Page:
We all have studied Ratios and Proportions in school and now the same is going to be tested on the GMAT as well. In schools, we were quite comfortable with them, but not on the GMAT; because they come in various forms, they have a tendency to give test-takers trouble by making them waste time unnecessarily.
Before moving to the forms of questions we see on the GMAT, let’s recall what we learned in school.
What is a Ratio?
A Ratio is a method of comparing two quantities. It can be represented by words, fraction, or colon. For example: “The ratio of apple pies to cherry pies is 3 to 7” or “The ratio of apple pies to cherry pies is 3:”
What is a Proportion?
A proportion is different from a ratio. While a ratio is represented by a single fraction, a proportion is represented by an equation. Example, 3/4 is a fraction, whereas 3/4=5/6 is a proportion.
Let’s look at a few questions involving ratios and proportions and how we tackle them on the GMAT.
1. In class A, girls and boys are in the ratio 3 to 4, and in class B, girls and boys are in the ratio 4 to 5. If both classes are combined, the ratio of girls to boys is 18 to 23. How many girls are there in class A?
Solution: We are not going to solve this question in a conventional way i.e. by making equations rather we are going to solve it in a very interesting way.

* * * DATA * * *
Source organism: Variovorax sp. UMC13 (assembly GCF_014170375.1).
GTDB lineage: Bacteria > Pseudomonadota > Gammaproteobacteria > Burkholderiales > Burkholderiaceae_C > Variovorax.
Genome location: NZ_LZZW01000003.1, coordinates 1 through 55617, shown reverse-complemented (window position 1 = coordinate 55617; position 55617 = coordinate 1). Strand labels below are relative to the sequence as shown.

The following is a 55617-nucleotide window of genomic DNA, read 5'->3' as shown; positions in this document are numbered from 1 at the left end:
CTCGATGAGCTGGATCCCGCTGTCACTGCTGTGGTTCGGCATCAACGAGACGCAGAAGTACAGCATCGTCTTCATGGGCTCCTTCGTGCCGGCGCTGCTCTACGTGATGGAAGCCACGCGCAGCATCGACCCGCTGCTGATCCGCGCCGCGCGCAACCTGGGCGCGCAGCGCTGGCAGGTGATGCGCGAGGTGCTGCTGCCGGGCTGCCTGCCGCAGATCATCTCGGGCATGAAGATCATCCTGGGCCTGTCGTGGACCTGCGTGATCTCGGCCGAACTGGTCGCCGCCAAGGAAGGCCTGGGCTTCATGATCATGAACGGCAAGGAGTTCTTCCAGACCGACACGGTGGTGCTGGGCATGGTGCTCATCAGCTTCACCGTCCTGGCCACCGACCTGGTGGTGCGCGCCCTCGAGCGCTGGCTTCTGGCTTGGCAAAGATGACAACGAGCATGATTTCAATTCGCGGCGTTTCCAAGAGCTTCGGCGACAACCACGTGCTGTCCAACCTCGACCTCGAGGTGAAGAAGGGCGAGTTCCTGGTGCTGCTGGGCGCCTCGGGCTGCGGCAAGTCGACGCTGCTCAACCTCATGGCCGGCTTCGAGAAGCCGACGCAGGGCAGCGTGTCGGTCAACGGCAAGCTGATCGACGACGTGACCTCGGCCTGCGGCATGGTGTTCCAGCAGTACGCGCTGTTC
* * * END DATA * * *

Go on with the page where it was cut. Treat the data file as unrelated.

If you look at the question carefully, first statement tells you that in class A the ratio of boys to girls is 3 to 4 which means that the number of girls in class A should be a multiple of 4 and in the answer choices there is only one option which is a multiple of 4 i.e. option (B). Therefore, the answer to the question is (B).
2. A department manager distributed a number of pens, pencils, and pads among the staff in the department, with each staff member receiving x pens, y pencils, and z pads. How many staff members were in the department? (GMAC OG)
(1) The numbers of pens, pencils, and pads that each staff member received were in the ratio 2:3:4, respectively.
(2) The manager distributed a total of 18 pens, 27 pencils, and 36 pads.
Statement 1: Statement 1 gives us only the ratio of x, y, and z. We cannot find out the number of staff members from this information. Therefore, this statement is insufficient.
Statement 2: Statement 2 gives us the total number of pens, the total number of pencils, and the total number of pads. We cannot find out the number of staff members from this information. Therefore, this statement is also insufficient.
Even after combining the statements the information is insufficient to find the number of staff members. Therefore, the answer is (E).